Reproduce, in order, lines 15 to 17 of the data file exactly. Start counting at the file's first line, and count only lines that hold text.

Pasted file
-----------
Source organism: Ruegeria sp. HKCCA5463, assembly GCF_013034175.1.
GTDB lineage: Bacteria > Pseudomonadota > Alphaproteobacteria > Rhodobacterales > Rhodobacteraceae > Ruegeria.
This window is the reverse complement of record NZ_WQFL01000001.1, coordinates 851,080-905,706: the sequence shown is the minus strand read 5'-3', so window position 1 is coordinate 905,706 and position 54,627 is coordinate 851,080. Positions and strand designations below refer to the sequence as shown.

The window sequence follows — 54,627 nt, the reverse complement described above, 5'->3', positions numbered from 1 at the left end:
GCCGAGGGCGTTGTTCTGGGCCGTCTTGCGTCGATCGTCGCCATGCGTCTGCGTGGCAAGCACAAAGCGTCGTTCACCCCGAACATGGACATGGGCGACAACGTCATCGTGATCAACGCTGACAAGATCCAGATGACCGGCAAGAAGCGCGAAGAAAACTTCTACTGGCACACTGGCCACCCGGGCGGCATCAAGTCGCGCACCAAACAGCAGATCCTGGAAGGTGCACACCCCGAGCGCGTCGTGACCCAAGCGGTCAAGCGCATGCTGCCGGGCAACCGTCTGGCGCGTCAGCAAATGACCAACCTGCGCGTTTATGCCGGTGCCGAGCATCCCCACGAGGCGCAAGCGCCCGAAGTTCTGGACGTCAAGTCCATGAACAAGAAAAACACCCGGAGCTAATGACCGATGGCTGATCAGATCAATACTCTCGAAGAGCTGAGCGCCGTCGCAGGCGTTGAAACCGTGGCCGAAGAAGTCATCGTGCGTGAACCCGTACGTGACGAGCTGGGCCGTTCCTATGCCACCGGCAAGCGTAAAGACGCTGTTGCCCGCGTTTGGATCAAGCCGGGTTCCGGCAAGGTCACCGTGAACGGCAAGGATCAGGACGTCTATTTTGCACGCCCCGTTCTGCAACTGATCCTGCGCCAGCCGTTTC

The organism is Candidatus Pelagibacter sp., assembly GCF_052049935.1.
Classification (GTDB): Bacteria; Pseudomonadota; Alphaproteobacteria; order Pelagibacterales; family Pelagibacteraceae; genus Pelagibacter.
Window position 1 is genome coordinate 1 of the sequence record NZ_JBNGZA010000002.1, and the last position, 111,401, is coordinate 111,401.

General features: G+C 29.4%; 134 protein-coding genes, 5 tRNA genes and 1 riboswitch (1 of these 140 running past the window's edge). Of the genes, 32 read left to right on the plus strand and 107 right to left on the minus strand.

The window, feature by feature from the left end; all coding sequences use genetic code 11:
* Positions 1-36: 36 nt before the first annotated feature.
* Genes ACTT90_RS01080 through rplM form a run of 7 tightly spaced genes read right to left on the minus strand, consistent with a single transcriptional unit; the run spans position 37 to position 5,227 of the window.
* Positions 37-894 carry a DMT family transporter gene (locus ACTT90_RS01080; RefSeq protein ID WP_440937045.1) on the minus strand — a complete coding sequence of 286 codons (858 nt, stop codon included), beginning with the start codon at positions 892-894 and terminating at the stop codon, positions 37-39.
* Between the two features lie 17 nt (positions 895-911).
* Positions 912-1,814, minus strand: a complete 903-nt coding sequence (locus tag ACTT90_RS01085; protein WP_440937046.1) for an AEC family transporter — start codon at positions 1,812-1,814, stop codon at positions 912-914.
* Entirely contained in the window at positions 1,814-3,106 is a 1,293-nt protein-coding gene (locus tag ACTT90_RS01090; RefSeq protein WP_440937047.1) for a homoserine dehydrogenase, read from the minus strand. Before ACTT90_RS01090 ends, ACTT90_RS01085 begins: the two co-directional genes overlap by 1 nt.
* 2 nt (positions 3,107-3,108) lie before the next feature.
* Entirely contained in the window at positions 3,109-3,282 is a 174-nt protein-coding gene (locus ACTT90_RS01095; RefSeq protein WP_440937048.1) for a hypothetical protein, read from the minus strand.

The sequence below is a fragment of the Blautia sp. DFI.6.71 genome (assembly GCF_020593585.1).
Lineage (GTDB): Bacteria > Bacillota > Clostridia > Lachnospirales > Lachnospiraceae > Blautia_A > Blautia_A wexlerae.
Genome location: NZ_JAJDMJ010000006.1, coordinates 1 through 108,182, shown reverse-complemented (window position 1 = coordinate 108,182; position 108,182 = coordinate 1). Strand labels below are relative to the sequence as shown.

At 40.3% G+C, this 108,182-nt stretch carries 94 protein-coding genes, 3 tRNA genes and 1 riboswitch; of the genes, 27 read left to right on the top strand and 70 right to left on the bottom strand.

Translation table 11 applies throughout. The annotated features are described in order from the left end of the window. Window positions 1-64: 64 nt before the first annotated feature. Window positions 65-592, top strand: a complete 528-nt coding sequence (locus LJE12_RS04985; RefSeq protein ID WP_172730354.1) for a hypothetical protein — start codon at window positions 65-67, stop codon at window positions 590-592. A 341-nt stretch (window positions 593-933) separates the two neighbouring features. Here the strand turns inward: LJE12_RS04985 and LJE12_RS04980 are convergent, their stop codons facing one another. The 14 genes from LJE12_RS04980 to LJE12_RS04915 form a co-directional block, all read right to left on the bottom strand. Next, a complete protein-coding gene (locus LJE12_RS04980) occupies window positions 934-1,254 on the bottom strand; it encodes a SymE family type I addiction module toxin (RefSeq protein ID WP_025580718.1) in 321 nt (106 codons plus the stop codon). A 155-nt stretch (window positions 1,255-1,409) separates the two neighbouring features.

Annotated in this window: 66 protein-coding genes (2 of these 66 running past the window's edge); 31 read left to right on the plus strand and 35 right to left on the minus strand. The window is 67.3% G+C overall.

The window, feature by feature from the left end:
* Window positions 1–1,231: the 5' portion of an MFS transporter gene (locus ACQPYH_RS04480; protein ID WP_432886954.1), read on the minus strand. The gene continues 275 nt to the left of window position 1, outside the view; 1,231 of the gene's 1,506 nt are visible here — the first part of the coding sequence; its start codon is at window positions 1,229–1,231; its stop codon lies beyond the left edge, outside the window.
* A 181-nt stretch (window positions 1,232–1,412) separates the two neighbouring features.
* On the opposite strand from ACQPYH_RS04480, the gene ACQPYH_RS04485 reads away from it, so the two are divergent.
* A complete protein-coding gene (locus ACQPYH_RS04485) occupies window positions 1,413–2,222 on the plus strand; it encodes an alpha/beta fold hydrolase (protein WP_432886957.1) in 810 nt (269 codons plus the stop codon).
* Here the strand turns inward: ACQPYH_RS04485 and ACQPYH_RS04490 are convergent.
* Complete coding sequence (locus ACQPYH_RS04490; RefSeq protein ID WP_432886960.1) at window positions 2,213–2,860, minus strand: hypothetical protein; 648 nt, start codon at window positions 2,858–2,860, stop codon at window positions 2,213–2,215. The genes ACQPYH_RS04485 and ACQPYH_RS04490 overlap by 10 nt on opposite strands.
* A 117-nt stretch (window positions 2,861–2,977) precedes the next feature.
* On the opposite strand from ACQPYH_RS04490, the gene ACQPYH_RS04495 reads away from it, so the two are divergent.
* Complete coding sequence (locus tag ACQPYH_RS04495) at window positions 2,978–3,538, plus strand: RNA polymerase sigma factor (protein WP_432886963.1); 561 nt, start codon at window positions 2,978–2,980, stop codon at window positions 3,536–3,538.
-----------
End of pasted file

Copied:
* Positions 912-1,814, minus strand: a complete 903-nt coding sequence (locus tag ACTT90_RS01085; protein WP_440937046.1) for an AEC family transporter — start codon at positions 1,812-1,814, stop codon at positions 912-914.
* Entirely contained in the window at positions 1,814-3,106 is a 1,293-nt protein-coding gene (locus tag ACTT90_RS01090; RefSeq protein WP_440937047.1) for a homoserine dehydrogenase, read from the minus strand. Before ACTT90_RS01090 ends, ACTT90_RS01085 begins: the two co-directional genes overlap by 1 nt.
* 2 nt (positions 3,107-3,108) lie before the next feature.